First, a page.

NASHVILLE, Tenn. (TSU News Service) – In a historic move, Tennessee State University recently held its first-ever virtual Student Government Association campaign and elections for 2020/2021. Usually conducted in the spring after weeks of in-person campaigning on campus, the elections this year were held last week solely online as a result of the COVID-19 crisis. Undergraduate and graduate students showed up in record numbers to vote for their favorite candidates.
The new student leadership, including a Mister TSU and a Miss TSU, was announced by the Student Election Commission on Saturday, August 29.
TSU President Glenda Glover, along with staff from the Office of Student Affairs, faculty, alumni, family members and guests, was on hand to congratulate the new officers when the election results were announced.
Danville, Illinois, native Dominique Davis, a senior business administration major with a supply chain concentration, was elected the new SGA executive president, while Toree Sims, a computer science major from Louisville, Kentucky, was elected executive vice president.
Winning the coveted Miss TSU crown was Mariah Rhodes, a senior political science major from Memphis, Tennessee. Naton Smith, Jr., a health sciences major from St. Louis, will escort Rhodes as the new Mister TSU.
Frank Stevenson, associate vice president for Student Affairs and dean of students, said although the elections were delayed due to COVID-19, the students’ enthusiasm was “very high and the virtual presentation added a very positive dimension” to the whole process.
“Not only were they creative and very much on point, but the level of interest and enthusiasm of the students shown by the number of voters was pretty exciting,” Stevenson said. “We have a great group of student leaders that is ready to work hard, and we are very proud of the political process and how our students presented themselves.”
Davis, who becomes the 80th administration executive president of the SGA, said she is excited about the core of leaders in the new administration.
“In this challenging time that we are in, we know that we have a lot to deliver to our student body,” said Davis. “I am just really excited. We have a lot of great student leaders who are very eager to serve the needs of our student body and I know we will be able to get a lot done.”
The theme of the new student government is “Trailblazing,” Davis said.
For Rhodes, the new Miss TSU, she assured fellow students that although the university is cutting down on activities because of the pandemic, she plans to implement a number of events virtually to keep students engaged.
“I am going to be the best representation for TSU,” said Rhodes. “This year is going to look different, but we are going to make sure students are part of everything. We will be more transparent with students, making sure they are included in all decisions we make.”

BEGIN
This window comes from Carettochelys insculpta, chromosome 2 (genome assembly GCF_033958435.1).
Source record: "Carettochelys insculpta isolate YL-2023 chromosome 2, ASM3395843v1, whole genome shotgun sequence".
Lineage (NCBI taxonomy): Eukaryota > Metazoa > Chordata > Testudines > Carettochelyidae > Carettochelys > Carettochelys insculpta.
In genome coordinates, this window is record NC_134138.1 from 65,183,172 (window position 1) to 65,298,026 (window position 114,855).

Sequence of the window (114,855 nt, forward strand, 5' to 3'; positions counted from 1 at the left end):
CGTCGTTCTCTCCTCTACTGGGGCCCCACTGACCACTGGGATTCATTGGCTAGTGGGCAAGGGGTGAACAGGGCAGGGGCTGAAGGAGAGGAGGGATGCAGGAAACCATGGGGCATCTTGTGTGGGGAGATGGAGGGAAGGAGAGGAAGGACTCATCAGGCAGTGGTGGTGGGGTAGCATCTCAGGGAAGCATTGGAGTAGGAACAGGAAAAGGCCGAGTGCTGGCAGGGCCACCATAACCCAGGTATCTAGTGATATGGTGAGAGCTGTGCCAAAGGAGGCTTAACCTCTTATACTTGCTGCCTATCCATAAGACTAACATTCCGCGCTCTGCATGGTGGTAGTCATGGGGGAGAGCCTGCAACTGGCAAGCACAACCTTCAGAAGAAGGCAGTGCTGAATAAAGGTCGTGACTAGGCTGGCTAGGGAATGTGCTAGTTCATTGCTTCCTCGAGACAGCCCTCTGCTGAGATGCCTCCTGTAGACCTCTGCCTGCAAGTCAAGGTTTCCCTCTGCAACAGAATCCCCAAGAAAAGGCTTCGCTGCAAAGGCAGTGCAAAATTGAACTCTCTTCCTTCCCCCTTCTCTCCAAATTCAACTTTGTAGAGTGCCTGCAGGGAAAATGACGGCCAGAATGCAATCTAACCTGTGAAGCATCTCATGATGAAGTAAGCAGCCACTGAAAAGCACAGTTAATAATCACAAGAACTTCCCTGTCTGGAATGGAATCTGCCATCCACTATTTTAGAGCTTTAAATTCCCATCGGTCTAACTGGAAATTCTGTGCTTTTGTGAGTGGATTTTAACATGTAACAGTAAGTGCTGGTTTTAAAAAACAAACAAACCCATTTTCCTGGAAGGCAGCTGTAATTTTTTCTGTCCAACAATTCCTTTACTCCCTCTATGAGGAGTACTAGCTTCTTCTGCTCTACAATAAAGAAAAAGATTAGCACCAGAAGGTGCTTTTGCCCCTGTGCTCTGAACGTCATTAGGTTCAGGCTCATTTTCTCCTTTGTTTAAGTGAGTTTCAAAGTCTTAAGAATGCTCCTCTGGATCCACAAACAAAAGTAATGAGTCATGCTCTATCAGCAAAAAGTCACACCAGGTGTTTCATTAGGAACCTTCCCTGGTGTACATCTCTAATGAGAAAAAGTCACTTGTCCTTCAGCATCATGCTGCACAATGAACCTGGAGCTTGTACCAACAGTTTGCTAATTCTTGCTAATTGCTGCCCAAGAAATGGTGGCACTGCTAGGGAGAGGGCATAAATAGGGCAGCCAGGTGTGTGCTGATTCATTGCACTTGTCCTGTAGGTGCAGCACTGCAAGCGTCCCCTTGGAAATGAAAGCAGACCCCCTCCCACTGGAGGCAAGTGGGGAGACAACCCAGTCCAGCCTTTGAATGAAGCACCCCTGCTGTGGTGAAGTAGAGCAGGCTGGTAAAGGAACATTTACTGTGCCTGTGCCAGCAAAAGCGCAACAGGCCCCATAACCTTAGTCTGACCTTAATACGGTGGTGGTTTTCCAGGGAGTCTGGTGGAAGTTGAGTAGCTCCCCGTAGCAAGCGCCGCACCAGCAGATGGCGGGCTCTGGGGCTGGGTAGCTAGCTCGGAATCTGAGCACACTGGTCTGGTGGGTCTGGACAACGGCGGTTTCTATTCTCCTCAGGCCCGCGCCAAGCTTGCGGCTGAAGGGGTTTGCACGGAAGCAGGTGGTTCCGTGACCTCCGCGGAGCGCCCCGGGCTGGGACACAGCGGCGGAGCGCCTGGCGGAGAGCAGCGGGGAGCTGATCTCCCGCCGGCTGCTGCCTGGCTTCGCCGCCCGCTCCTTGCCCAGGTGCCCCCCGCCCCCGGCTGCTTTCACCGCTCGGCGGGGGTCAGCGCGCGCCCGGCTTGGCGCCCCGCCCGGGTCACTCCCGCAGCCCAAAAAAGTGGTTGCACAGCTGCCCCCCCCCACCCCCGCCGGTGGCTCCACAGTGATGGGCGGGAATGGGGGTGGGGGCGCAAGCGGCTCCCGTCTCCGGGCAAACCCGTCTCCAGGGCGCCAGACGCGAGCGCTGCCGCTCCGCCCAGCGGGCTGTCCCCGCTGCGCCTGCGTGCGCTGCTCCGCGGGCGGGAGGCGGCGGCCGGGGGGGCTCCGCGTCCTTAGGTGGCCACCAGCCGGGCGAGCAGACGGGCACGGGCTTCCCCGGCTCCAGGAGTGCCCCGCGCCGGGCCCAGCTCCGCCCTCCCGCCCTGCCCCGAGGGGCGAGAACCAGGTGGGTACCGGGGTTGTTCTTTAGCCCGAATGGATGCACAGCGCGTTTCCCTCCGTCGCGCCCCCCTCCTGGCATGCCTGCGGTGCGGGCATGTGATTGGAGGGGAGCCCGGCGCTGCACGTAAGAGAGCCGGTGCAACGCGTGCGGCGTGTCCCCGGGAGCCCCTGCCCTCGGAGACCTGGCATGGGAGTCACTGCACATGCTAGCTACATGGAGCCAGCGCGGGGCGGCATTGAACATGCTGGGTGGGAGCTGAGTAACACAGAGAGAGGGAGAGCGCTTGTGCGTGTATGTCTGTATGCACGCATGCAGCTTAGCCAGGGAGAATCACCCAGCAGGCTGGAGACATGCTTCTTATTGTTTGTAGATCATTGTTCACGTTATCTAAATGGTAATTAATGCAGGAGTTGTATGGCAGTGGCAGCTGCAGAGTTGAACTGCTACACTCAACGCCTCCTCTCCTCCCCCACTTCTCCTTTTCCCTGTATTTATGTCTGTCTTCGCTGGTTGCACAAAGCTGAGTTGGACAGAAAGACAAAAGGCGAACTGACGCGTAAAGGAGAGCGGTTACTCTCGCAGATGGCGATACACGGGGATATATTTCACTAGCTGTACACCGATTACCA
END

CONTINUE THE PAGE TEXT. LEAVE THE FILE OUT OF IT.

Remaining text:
Dr. Tobias R. Morgan, assistant dean of Student Engagement and Leadership, congratulated the new student leaders and thanked the Student Election Commission under the chairmanship of Akiliyiah Sumlin, for the very efficient manner in which the process was conducted. Sumli is a senior agricultural sciences major from Langston, Oklahoma.
“Sumlin rose to the occasion and was able to adapt to an ever-changing environment as we reworked our plans numerous times to ensure the integrity of the election process,” said Morgan. “We wish each of you leaders much success as you lay the groundwork for a new normal among student leadership and governance at Tennessee State University.”
Following is the list of the new Miss TSU court and other members of the SGA:
Mr. Senior – Michael Caldwell from Atlanta – Mechanical Engineering major
Junior Class President – Imani Marshall of Tampa, Florida – Mathematics major
Miss Junior – Mallory Moore of Birmingham, Alabama – Health Sciences major
Mister Sophomore – Widmark J. Cadet, Jr. of Chester, Virginia – Business Administration/Marketing major
Miss Freshman – Taryn Henry of Tallahassee, Florida – Cardiopulmonary Science/Respiratory Therapy major
SUBG Chair – Sydnei Everett from Nashville – Public Health Major
Representatives At Large
1. Nzinga Ajamu from Memphis, Tennessee – Business administration/Supply Chain major
2. Kailyn Allen from Memphis, Tennessee Mass Communication major
Department of Media Relations
Tennessee State University
3500 John Merritt Boulevard
Nashville, Tennessee 37209
About Tennessee State UniversityFounded in 1912, Tennessee State University is Nashville’s only public university, and is a premier, historically black university and land-grant institution offering 39 bachelor’s degree programs, 24 master’s degree programs, and seven doctoral degrees. TSU is a comprehensive research intensive institution with a R-2 Carnegie designation, and has a graduate school on its downtown Avon Williams Campus, along with the Otis Floyd Nursery Research Center in McMinnville, Tennessee. With a commitment to excellence, Tennessee State University provides students with a quality education in a nurturing and innovative environment that prepares them as alumni to be global leaders in every facet of society. Visit the University online at tnstate.edu.